Living-well initiatives: An early pioneering project in the early 2000s was to encourage community members to “eat well and live well” by consuming more fruits and vegetables and monitoring their exercise. For 16 years, employers in the community (now a total of some 500 companies) have their employees participate in this program, which was originally pioneered by the leaders of Wegmans Food Markets.

An engaged and enduring purchaser community: Every Thursday for the last 15 years, human resource and benefits leaders from local businesses and employers such as the Rochester Institute of Technology, University of Rochester, Kodak, Xerox, Bausch and Lomb, Wegmans and Paychex have gathered to discuss how they can keep costs down and improve quality. Larry Becker and Jake Flaitz are long-standing members of the Thursday group and explained to me the keys to success. “We all had longstanding relationships in the community,” Becker told me. “CEO support was key,” both men stressed, “but they also delegated and empowered the [human resources] and health professionals to do the work and bring expertise from the companies, such as Six Sigma capabilities,” Flaitz said. Both men agreed persistence was key: “We stayed on message for the long haul.”

Wellness and prevention initiatives: Rochester has made the monitoring of high blood pressure a communitywide concern. Faith-based organizations, barbershops and other local institutions are empowered to collect the blood pressure of community members, and they have helped to build a registry of 150,000 people. Anyone, regardless of insurance coverage, who is identified as having high blood pressure, is referred for immediate treatment. Ongoing financial support for such initiatives is raised through a tax on hospitals of $23 per hospital discharge. While yearly comparisons are tricky because of constantly evolving national clinical standards for blood pressure management, the best available data are impressive: In 2010, the blood pressure of 62 percent of Rochester residents was under control; it’s now estimated to be 78 percent.

The 2020 commission: The business community still provides oversight and management of the number of beds in the community, which has led to a 91 percent occupancy and full use of hospital capacity during flu season. This has forced hospitals to be parsimonious in their length of stay.

Technology assessment: More than 20 years ago, Rochester established its Community Technology Assessment Advisory Board. The board has been assiduous in managing deployment of MRIs, positron emission tomography scanners and robotic devices within the community. The PET scanner is on a large trailer; it spends half the week at one hospital facility and half at a competitor hospital to prevent the unnecessary duplication of equipment. Hospitals and other providers have to submit new technology applications to the board for approval, for both inpatient and outpatient technologies.

Chronic care innovation: Rochester successfully secured one of the largest Center for Medicare & Medicaid Innovation initiatives (a $26 million grant) to evaluate new care coordination programs, including what many are terming “upstreaming” activities in the management of chronic illnesses. These interventions include cooking classes and social determinants of health approaches.

The best little RHIO in America: Regional health information organizations across the country have struggled to bring stakeholders together and find a sustainable business model. Yet, Rochester has a successful RHIO with all health care facilities participating and 1 million patient records. It enables all providers to seamlessly share imaging and other lab results and prevent waste and duplication of tests.

Developing leadership competencies: Linda Becker is a pioneer in creating an ongoing fellowship program, now in its fifth year, for senior executives and physicians across the entire value chain, including providers, payers, employers, community agencies, long-term care providers and suppliers. Using Baldrige Award–like principles, fellows are exposed to finance, legal, process and managerial excellence activities. National thought leaders and experts have educated 217 graduates over its five-year existence. Part of the leadership program involves a “Shark Tank”-type exercise, which has helped invest in innovative and collaborative projects at the community level.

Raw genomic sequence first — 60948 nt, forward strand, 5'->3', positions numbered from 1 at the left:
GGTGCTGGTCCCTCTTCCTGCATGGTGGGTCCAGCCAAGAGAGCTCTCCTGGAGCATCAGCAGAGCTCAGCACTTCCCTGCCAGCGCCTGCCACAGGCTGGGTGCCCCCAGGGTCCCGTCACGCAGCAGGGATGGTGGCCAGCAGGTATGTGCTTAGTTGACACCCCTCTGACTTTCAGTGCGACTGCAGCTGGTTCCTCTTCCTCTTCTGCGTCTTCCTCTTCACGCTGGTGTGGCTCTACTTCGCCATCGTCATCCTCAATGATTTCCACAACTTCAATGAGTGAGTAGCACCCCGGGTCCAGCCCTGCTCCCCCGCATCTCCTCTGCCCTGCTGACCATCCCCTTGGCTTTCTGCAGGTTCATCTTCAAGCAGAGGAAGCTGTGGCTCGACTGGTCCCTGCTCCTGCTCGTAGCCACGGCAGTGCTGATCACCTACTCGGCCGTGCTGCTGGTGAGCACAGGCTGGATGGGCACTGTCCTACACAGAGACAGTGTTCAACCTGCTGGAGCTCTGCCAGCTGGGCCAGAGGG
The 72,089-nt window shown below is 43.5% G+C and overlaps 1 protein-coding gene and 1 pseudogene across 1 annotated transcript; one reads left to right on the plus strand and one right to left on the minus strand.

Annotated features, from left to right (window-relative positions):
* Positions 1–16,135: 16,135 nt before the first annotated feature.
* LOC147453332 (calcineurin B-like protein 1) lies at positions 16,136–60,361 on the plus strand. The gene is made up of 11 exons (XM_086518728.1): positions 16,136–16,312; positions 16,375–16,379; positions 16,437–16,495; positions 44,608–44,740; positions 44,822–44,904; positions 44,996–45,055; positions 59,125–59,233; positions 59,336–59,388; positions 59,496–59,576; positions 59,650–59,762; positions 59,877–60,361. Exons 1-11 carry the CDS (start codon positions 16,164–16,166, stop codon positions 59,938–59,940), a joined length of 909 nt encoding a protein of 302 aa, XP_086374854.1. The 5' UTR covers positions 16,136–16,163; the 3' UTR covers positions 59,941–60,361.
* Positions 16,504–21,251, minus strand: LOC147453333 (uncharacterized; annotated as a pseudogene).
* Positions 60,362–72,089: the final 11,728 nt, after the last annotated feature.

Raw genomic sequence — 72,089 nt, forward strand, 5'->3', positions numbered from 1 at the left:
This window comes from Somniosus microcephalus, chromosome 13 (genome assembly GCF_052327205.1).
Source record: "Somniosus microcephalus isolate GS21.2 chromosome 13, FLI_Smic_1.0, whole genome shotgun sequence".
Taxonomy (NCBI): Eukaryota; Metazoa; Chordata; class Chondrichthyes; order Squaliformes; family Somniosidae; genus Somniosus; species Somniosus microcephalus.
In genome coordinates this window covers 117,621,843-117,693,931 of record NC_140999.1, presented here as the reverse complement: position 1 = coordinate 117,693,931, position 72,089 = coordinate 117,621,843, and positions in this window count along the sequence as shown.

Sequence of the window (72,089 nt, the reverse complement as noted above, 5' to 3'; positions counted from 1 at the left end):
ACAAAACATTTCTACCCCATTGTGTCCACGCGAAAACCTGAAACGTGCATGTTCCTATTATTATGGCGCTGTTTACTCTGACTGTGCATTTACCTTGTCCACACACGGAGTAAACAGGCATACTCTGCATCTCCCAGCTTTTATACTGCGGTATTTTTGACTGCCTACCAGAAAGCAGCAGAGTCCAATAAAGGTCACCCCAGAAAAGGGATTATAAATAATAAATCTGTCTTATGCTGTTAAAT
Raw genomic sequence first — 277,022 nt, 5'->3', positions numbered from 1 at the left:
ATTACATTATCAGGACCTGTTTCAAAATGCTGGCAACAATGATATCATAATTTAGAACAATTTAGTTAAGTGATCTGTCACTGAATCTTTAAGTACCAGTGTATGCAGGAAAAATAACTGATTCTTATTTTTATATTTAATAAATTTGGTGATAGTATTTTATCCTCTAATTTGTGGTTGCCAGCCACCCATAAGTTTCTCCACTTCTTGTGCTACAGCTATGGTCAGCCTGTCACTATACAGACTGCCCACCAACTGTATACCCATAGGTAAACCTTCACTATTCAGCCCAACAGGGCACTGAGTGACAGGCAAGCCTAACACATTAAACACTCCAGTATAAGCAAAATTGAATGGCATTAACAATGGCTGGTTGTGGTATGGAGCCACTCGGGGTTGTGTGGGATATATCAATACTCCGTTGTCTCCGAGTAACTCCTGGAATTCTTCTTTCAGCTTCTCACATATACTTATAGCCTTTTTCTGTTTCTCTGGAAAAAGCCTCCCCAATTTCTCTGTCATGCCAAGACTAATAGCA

Physician alliance: The Greater Rochester Independent Physicians Association, formed in the late 1970s, is still one of the key platforms for collaboration and contracting with doctors. In addition, each of the major systems has its own accountable care organization that works closely with local insurance partners Excellus and MVP.

Increasing transparency: Linda Becker points to ongoing initiatives to encourage greater transparency on price and quality to help consumers navigate the system. We’ll stay tuned for news on this front.

Many health services research junkies will appreciate that Rochester was the story of the ’70s and ’80s when corporate giants such as Xerox and Kodak ruled the Rochester roost. Since then, Kodak has gone from 60,000 employees in the Rochester community to fewer than 3,000. But as Linda Becker told me, “Now we are a large community of small companies,” many of them entrepreneurial technology spinoffs from the corporate giants and their staff.

Lessons for the field

There are a lot of local experiments on payment reform that are worthy of consideration: the Massachusetts top-down approach of monitoring cost and quality (which seems to be working), along with Maryland’s all-payer rate setting, which many argue is a model for others. We will focus on these in subsequent columns.

The Rochester experience provides great insights on a number of factors and forces relevant today that we don’t often discuss:

  • Managing bed and technology capacity is a fundamental tool for reducing cost.
  • An engaged business community — activated to do more than simply play with benefit design, and engaged in the measurement and management of health care delivery — ensures high quality and low cost, and eliminates unnecessary resource use and capacity.
  • As more burden is placed on state and local communities for risk and financial responsibility, local communities must figure out the best way to come together to serve the people.
  • Going upstream to the determinants of health — diet, nutrition and exercise — is critical in primary prevention such as blood pressure measurement.

As Flaitz told me, the Rochester story reflects a local culture that has been built where all stakeholders recognize that “we are all in this together.” We need more of that in America.

Ian Morrison, Ph.D., is an author, consultant and futurist based in Menlo Park, Calif. He is also a regular contributor to AHA Today and a member of Speakers Express